It is asking a lot to ask small children go to a program without a parent. It’s also asking a lot to have them sit through adult services, and it probably won’t be the most spiritual experience for you if you are having to shush them and oversee crayons and coloring books. The risk is that negative experiences for them could create lasting negative feelings about these services, this community, Judaism, or religion in general. Frankly, a lot of adult Jews (and Christians) who are now non-practicing had this kind of negative experience, feeling forced to sit through “boring” church or synagogue services, without feeling any spiritual connection.

One suggestion I have is to take them to your childhood synagogue for Shabbat on occasion during the year—the service will be shorter, the crowds less intimidating, and they will enjoy the Oneg snack afterward. Oh, and rabbis tell us that Shabbat is the holiest of days. In all, this will probably be a more successful way to instill love for the synagogue. And they will become more familiar with some of the prayers, and recognize them when they do go to High Holy Days when they are older.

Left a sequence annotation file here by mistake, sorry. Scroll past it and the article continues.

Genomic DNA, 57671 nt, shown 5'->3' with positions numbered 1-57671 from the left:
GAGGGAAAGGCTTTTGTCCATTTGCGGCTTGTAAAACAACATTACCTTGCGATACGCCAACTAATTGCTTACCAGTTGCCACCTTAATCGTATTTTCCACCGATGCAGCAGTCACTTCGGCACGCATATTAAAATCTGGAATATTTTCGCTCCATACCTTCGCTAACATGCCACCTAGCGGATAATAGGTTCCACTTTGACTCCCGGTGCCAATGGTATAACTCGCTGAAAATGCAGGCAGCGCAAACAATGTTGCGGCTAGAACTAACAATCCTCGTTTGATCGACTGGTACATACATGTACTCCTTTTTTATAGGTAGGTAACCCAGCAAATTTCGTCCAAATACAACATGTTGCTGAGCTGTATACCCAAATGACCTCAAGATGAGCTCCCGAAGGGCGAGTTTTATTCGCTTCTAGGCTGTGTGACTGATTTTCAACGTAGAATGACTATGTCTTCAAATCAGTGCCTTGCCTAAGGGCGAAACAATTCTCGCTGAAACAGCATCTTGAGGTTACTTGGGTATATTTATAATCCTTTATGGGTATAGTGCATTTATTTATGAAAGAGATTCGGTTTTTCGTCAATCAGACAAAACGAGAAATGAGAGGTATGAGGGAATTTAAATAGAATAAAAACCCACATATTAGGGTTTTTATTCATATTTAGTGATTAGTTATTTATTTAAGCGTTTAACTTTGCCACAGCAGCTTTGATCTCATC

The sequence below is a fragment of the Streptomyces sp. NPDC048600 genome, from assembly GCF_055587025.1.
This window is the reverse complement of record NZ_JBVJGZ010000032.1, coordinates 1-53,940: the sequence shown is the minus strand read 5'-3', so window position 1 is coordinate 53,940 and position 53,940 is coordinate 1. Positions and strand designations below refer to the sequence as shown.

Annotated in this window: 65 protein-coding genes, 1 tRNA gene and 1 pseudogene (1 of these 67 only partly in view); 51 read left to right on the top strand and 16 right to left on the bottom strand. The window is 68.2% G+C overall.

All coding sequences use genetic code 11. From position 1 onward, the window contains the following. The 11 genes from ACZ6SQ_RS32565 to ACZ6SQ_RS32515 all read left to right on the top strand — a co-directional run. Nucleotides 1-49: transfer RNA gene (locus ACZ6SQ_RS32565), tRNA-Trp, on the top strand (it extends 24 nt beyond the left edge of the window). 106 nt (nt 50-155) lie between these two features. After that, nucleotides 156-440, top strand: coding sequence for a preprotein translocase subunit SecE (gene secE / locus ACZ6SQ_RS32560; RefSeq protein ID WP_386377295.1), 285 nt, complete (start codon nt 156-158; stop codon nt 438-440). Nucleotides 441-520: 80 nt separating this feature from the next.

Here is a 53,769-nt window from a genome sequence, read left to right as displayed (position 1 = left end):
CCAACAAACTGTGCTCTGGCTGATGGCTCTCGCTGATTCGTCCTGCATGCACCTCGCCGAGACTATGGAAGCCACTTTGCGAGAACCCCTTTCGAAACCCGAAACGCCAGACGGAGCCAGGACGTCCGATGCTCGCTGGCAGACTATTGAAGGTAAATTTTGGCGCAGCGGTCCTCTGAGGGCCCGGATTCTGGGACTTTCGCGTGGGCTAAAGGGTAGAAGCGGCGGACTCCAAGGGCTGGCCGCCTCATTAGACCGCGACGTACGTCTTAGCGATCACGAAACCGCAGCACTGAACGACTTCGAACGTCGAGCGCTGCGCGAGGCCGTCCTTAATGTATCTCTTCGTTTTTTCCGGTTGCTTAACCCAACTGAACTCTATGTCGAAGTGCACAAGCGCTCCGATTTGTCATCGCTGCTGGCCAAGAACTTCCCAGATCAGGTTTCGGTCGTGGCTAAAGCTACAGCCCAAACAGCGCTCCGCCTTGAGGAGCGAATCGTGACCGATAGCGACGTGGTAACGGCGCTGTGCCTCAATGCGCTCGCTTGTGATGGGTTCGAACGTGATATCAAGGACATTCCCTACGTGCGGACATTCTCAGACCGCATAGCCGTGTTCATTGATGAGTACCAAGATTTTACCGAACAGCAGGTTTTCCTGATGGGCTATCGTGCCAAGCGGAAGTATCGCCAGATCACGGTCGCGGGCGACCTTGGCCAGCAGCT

I am not advising you to ignore the Days of Awe. I understand your strong desire to have your children participate in some kind of observance of Rosh Hashanah and Yom Kippur. Just try not to buy into the religious competition around this (or any) issue. Instead, work to make any and all religious activities they participate in meaningful on their level, until they are old enough to understand the intellectual content of adult services. Since they are in an interfaith education program throughout the year, they will be learning Hebrew literacy, and about Jewish thought and ritual, and this will help them become more interested in what happens at synagogue.

For now, I think your best options include sitting through a short part of an adult synagogue service or interfaith families service, or staying with them at a children’s service. You could then go with your parents to some full adult services at the synagogue, without them.